Judgment reversed and cause remanded.

CLARK, Circuit Judge (dissenting).

The views of negligence stated in the opinion were, it seems to me, those the jury must have understood as controlling its deliberations. In the most prominent place in its careful and lengthy charge - at the very opening - the court stated clearly and forcefully the appropriate objective standard by which the master's navigation should be tested. Again in the middle of the charge the court dealt rather extensively with the questions to be raised and answered as to the master's conduct, showing decisively that it could not be his own subjective views of proper navigation which should govern. Finally at the end of the charge and when the inevitable colloquy with counsel as to their requests to charge began, the court reiterated this objective standard both in granting some of plaintiffs' requests and in stating that it had covered others in its general charge. The incident relied on here for reversal came still later in that colloquy, which doubtless failed even to hold the jury's attention, since the judge passed upon a total of 31 requests - 10 for plaintiffs, and 21 for defendant. The one in question was the 27th considered; the judge simply read it, plaintiffs' counsel merely said, "I respectfully except," repeating the formula he had already employed extensively, and then they passed on to the remaining four requests.

Now the only objection to the request - in itself appropriate and necessary to emphasize the importance of testing the navigation in the light of conditions known or observed at the time of the accident, the evidence having shows the crest of the storm to be then already past - is the use of the word "his" before "judgment and skill." But that, I think, cannot be held erroneous, but only ambiguous, with the ambiguity cleared up by the positive statements of the general charge. It is not erroneous, textually considered, because it is the master's judgment which is in issue; error appears only when we add the gloss of interpreting "his" to include a subjective standard of negligence, not the objective standard previously defined. The judge, with his attention naturally focused upon the more important thought contained in the request as to time of applying the test, probably believed - as did the jury if it caught the point at all - that he was only saying in effect "his proper judgment according to the standard I have previously defined." Note that had the statement as given followed immediately after his original definition, we must surely have so interpreted it and would not have been conscious of any inconsistency. It seems clear, too, that no one was at the time; had the matter been even mentioned, it would have been cleared up in an instant. And now plaintiffs are not entitled to assign it as error, since counsel failed to state "distinctly the matter to which he objects and the grounds of his objection." Federal Rules of Civil Procedure, rule 51, 28 U.S.C.A. following section 723c.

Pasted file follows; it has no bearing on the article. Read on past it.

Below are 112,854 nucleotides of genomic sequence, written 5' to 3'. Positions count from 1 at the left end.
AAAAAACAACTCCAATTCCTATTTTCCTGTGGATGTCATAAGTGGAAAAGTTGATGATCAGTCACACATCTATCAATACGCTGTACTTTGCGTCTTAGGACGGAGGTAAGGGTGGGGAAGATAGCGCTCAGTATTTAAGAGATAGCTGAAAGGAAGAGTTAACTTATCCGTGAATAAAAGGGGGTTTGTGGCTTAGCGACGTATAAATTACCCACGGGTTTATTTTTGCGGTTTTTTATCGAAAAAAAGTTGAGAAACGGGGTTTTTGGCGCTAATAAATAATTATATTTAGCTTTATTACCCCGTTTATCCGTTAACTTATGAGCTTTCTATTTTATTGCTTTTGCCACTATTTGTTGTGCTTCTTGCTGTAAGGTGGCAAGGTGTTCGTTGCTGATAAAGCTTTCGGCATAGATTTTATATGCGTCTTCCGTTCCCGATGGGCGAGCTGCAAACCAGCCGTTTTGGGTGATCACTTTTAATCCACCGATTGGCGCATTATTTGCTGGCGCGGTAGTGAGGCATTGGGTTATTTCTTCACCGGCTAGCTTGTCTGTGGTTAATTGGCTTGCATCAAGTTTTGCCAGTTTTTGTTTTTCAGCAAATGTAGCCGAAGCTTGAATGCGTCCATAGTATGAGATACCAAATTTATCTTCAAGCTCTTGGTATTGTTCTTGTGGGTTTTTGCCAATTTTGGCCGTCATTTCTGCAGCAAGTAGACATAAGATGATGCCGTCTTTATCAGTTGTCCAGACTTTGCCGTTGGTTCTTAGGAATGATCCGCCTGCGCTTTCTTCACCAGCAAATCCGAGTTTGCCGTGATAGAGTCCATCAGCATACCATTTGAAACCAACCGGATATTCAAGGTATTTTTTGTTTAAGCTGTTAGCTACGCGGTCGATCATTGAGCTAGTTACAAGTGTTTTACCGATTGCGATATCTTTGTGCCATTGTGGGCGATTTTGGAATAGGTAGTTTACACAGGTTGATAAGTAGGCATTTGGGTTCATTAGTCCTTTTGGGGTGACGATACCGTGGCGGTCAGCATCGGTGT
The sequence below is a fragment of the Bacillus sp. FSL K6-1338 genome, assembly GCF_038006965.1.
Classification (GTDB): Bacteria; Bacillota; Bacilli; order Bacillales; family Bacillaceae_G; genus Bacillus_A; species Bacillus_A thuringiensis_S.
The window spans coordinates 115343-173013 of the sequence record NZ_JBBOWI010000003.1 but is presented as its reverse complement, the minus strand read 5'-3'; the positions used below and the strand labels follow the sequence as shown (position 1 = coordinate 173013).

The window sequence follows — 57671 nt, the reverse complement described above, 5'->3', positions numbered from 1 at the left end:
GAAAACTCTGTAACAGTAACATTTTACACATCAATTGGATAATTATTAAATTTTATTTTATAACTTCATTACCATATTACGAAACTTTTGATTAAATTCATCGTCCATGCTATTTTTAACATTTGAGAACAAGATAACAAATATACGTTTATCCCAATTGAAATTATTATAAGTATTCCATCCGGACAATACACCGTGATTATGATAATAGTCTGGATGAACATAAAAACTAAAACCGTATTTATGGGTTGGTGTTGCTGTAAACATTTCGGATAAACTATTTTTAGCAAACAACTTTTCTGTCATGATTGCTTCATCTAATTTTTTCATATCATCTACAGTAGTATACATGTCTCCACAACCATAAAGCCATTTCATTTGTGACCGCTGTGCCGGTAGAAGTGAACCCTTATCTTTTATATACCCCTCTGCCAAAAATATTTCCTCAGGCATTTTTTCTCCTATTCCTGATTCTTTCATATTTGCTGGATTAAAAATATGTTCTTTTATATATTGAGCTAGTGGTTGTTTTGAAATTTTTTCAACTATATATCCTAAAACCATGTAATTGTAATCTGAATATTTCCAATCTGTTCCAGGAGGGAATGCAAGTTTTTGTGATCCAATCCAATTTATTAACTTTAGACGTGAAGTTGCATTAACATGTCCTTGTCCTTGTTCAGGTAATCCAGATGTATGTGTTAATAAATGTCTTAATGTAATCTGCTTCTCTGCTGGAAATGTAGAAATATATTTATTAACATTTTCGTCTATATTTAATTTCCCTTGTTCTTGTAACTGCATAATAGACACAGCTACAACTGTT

This case was tried for twelve days over a period of 2-1/2 weeks, concluding with a verdict justified on the evidence. It was contested with bitterness, making the judge's task far from easy; and we seem agreed, after a scrupulous scrutiny,*fn1 that for the most part it was well conducted. This now all goes for naught because the judge inadvertently and inconspicuously used the wrong word - "his," instead of "proper" - but with a connotation hardly to be misunderstood under all the circumstances. I would follow the admonition of Federal Rules of Civil Procedure, rule 61, repeating 28 U.S.C.A. § 391 in substance, that a verdict is not to be set aside "unless refusal to take such action appears to the court inconsistent with substantial justice."